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Apple share price: Apple pulls guidance for Q3, as iPhone sales slide

Apple share price: Apple pulls guidance for Q3, as iPhone sales slide

The Apple share price has undergone a fairly decent rebound since the March lows, however it has lagged behind a number of its FAANG peers, probably as a result of the fact it is still predominantly considered a hardware company, even though services continues to make up a progressively bigger proportion of its revenue than was the case a few years ago.

Earlier this week, Samsung saw its profits rise in its most recent quarter to the tune of 3% to $5.2bn, but a good chunk of this was driven by sales of its memory chips, and lower marketing spend. Its outlook for the upcoming quarter was quite bleak in terms of sales of mobile phones and TVs, and as a result the company declined to provide forecasts for the rest of the year.

In its Q1 numbers three months ago, Apple posted a record net income and revenue of $91.8bn and $22.2bn respectively, helped by a decent performance at the end of last year.

Q2 revenue beats revised expectations

Yesterday’s Q2 performance came in some way short the first quarter though, with $58.31bn of revenue, but it still beat revised expectations of $54.25bn, and also beat the same quarter last year, though it is important to remember that prior to the disruption in China, Apple had expected to see Q2 sales of $65bn. 

The standout performer was in services, which saw a 17% increase in revenue to $13.35bn from Q1’s $12.72bn with wearables, home and accessories contributing $6.28bn of that total. It would appear that while wearables saw the company post a record quarter in that area, along with the wider services division, the launch of Apple TV+ has been a little underwhelming. It also appears that iPhone sales were hit by the coronavirus as revenue here slid by 7% to $28.96bn.

Apple launches iPhone SE

This decline in sales, while expected due to coronavirus, still speaks to a trend that was already in place, and may also help explain Apple’s decision to launch the new iPhone SE this month, one of its cheapest ever iPhone models. This deviation away from the higher end is probably not surprising given the intense competition in the market, but it could well alienate some of its more affluent users who have paid a lot more for some of the same features which are now available in this smaller budget model, including the latest A13 bionic chip.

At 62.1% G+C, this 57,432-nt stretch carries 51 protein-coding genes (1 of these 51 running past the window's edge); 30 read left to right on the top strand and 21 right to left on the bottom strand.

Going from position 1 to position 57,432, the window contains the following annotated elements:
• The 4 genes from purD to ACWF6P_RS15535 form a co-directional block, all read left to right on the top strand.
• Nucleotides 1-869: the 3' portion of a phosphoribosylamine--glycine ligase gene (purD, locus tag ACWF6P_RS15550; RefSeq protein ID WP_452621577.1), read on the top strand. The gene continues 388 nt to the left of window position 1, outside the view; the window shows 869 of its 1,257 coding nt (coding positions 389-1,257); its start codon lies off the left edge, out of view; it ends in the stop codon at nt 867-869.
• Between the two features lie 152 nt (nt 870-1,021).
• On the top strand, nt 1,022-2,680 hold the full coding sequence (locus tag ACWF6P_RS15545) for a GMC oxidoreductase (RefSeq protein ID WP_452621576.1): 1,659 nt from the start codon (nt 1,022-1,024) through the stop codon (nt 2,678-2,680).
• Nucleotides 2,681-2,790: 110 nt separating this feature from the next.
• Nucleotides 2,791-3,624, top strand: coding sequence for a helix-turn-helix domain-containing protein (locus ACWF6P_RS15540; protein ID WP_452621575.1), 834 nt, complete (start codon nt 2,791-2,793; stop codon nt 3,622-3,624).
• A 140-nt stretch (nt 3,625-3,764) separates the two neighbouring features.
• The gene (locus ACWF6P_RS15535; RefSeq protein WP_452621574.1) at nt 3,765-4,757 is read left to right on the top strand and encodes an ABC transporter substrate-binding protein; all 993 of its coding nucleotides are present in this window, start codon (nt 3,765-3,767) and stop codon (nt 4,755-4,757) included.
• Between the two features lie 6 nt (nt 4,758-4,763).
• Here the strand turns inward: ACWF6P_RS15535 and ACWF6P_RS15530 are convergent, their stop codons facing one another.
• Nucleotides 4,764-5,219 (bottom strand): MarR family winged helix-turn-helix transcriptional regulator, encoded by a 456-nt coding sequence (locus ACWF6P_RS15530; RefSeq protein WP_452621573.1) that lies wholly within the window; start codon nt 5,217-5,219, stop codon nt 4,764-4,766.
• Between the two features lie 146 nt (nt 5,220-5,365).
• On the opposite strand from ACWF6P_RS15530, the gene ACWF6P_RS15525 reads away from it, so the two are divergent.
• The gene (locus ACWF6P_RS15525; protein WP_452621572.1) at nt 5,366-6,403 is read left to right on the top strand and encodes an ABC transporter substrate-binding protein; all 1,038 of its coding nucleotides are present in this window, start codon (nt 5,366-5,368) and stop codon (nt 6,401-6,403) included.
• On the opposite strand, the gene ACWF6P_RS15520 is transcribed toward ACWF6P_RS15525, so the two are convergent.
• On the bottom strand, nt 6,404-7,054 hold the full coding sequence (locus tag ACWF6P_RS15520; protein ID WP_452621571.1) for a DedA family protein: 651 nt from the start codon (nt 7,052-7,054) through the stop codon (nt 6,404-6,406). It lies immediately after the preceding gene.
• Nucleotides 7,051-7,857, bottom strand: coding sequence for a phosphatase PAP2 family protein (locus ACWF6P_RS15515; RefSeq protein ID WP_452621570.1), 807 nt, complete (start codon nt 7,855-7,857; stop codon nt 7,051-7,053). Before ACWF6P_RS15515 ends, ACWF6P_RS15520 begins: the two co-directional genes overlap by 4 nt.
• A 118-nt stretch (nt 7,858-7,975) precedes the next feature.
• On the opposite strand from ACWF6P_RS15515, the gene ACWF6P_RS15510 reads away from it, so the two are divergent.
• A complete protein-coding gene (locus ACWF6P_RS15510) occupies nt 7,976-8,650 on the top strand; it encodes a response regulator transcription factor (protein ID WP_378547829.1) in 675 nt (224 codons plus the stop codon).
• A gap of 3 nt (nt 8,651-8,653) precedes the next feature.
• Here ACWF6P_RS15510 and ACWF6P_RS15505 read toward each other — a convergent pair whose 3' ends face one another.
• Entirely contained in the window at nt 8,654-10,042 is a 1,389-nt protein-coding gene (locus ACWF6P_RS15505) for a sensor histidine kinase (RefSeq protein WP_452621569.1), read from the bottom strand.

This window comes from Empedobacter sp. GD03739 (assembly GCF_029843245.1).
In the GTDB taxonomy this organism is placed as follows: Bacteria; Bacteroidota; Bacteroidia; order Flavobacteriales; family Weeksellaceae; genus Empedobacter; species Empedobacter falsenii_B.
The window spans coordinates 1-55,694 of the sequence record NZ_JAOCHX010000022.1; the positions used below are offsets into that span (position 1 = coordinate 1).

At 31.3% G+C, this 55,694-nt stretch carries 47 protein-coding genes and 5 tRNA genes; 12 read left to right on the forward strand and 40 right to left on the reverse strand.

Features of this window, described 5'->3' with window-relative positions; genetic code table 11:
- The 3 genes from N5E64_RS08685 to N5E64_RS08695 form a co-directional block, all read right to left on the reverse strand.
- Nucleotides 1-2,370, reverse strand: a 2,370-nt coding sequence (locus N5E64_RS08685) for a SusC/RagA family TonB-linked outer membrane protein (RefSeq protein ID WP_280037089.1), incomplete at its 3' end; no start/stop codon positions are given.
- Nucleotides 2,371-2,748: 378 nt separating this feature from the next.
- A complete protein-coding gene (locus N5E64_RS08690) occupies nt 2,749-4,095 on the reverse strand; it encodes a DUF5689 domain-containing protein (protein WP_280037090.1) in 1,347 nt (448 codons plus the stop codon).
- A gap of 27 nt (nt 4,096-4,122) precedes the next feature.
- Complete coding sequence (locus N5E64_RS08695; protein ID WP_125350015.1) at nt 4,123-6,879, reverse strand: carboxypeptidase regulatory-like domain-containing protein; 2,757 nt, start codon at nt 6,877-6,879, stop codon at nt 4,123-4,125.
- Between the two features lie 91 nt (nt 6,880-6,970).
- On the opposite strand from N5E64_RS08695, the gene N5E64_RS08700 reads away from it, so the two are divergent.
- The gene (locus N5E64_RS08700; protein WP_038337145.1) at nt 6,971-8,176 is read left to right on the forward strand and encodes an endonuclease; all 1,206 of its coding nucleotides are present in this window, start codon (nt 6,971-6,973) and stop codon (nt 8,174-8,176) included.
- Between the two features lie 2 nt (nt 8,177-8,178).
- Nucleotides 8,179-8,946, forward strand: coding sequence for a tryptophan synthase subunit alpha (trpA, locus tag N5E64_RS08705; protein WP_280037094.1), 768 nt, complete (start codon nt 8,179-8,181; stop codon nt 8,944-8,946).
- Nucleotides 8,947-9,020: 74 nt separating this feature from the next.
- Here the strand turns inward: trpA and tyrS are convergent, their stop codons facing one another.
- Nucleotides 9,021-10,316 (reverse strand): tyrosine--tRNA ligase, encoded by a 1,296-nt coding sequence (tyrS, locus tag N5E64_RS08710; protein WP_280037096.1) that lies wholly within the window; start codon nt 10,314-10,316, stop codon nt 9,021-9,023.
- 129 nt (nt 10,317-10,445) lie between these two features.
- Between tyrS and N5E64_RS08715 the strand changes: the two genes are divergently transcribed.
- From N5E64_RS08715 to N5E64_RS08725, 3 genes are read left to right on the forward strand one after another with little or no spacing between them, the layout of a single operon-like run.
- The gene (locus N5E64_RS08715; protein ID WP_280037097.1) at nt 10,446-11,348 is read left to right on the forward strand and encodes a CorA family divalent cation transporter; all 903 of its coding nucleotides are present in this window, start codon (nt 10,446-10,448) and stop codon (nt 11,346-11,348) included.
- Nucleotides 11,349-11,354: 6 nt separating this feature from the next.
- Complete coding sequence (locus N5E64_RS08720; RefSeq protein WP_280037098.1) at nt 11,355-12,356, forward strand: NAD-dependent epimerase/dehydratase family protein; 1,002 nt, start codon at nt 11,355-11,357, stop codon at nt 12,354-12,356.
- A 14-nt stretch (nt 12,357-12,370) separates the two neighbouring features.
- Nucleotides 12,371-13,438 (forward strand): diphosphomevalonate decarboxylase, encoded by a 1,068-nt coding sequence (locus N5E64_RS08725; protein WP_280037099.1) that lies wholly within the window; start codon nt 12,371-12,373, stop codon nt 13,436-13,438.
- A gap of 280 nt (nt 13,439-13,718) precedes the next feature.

The continued lack of a 5G model is probably less of an issue now, given the economic disruption taking place, however it is still an area where Apple is expected to launch an iPhone by the end of this year.

Lack of guidance as Apple share price slips

Given the upcoming economic disruption, it was perhaps not surprising to see the company decline to offer any guidance for the year, however they can’t be too pessimistic about the future if they feel they can boost the dividend and spend another $50bn on buybacks, even though it is quite clear given the ongoing disruption globally, this next quarter will probably come in short of the same period last year.

Nonetheless investors appeared a little unsettled by the reluctance to provide any sort of guidance, with Apple’s share price slipping back in post-market trading, despite CEO Tim Cook saying that sales were recovering in the second half of April, after a very poor start to the month, and that manufacturing output was slowly returning to normal in China.

In addition, Apple stores also remain closed in large parts of the world, with little sign of when a lot of them might reopen, which in turn its likely to hit sales.


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